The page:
‘Remember, remember the fifth of November…’, goes the old rhyme. It is not, however, that London night in 1605 to which I’m referring… In a grim and ironic twist of fate on that same date in the year 1772, whilst fireworks whir overhead to commemorate the thwarting of Guy Fawkes’s infamous plans, the city of Chester is shaken by a tremendous explosion of its own.
On the night in question and almost as forgotten as the blast itself, John Bowden, a humble Chester artisan-poet of the day, rushes to the scene of the disaster and later that same evening begins a haunting poetic account.
Just before nine o’ clock, a tremor runs through the city: ‘Swift as the flashing spark from smitten steel, / an instant shock we altogether feel’, writes Bowden. In Eaton’s Room, the chamber of a building located off the Southern side of Watergate Rows, a showman, one Mr George Williams, performs a puppet show to a large crowd. Suddenly, in a grocer’s warehouse directly below, 800 pounds of gunpowder put there the day before violently combust, causing a devastating explosion: ‘the massy walls with instant lightning rends’, hurling the spectators and those nearby up into the air,
‘then down again with all the wreck, they go,
and buried in the ruins lie below,
a molten hail-shower covers all the ground,
expulsions crash the neighbr’ing windows round,
and dust and sulphur fill the hemisphere
While earth’s convulsions all the city share.’
According to Bowden, around one hundred and ten people are injured, forty of whom die – about half of them instantly. He goes on to describe the ‘frightful spectacle’ of the victims as they are dragged from the wreckage, questioning: ‘[…] what pow’r of words, what striking verse/ can half the horrors of this scene rehearse?’ Later, he cries out to his Muse: ‘[…] in vain are all thy aims/ to paint the torture of the burning flames’.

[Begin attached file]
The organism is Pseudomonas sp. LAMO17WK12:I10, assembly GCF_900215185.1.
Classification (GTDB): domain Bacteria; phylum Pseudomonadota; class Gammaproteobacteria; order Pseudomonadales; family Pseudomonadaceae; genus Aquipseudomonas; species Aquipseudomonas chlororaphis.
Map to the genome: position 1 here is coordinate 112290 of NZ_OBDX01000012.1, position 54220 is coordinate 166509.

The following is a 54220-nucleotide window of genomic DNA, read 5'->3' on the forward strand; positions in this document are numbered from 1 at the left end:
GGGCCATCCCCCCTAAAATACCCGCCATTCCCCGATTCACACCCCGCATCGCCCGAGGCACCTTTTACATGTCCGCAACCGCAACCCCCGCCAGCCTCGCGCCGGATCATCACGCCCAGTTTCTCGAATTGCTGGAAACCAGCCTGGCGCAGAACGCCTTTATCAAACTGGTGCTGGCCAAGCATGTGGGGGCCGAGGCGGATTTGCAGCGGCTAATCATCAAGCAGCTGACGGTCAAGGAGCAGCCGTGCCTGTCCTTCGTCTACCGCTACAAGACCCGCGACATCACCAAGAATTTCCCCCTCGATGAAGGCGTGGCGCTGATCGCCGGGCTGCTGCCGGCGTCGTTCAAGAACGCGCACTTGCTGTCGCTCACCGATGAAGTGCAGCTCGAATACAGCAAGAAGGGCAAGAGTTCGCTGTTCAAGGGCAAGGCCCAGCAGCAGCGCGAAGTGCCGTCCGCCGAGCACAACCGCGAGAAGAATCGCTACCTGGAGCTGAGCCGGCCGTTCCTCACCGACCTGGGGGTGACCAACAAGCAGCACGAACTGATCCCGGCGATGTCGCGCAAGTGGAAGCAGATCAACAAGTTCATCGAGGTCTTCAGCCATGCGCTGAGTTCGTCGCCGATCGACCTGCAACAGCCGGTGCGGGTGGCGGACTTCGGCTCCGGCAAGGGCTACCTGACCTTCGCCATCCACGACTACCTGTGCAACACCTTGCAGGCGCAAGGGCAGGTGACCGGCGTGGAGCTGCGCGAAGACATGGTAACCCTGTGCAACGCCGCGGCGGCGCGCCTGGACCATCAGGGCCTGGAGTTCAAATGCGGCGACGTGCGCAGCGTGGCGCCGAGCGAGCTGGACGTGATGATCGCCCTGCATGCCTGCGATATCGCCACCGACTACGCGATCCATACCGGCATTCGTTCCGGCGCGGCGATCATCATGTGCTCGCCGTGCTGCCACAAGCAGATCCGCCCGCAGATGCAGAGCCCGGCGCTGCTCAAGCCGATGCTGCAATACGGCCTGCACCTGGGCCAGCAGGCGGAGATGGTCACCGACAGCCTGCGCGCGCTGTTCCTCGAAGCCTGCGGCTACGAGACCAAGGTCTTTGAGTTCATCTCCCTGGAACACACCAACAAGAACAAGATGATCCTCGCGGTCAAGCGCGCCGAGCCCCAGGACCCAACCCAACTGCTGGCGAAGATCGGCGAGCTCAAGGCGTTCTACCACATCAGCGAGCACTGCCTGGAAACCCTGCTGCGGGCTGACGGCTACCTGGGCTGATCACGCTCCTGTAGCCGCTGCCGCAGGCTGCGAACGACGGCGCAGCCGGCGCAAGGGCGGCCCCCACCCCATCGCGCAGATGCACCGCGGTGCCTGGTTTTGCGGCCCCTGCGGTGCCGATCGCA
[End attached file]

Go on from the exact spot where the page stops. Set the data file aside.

Though, a puppet show sounds like a very innocent affair to modern ears, in the eighteenth century and further back in antiquity playhouses were surrounded by a great deal of notoriety, supposedly being the haunts of dishonest men and whores, where sinful bargains were struck and poisonous philosophies were spread. Many at the time, Bowden included, saw the explosion as ‘an alarming providential check to immorality’, a vengeful act of God against such sin. One visiting preacher gave a sermon that evening at the same time as the performance, and was convinced that the Lord had benevolently spared the lives of those that chose to attend his pious talk.
Up until the mid-twentieth century, the alleyway leading to the scene of the explosion was still called Puppet Show Entry. Nowadays, the passageway and the explosion area no longer exist, but after a great deal of sleuthing and map reading on my part, I have worked out that the entrance to the alley was located between Bishop Lloyd’s House and Weaver Street, (where Hobs printers exists today, to be precise). The site of the fateful Eaton’s Room was situated roughly where the far end of The Friars, a grade-I listed building on Commonhall Street, stands today.
It is to the city’s shame that, despite the disaster and terrible loss of life – surely Chester’s greatest tragedy? – no marker or plaque commemorates the accident, which as a result is no longer common knowledge to Cestrians and tourists alike.
To find out more about the author John Bowden:
To purchase a facsimile copy of John Bowden’s poem through Amazon: http://www.amazon.co.uk/books/dp/117037297X
For more information on the explosion, please post any questions below, contact me directly, or visit Chester Heritage Centre.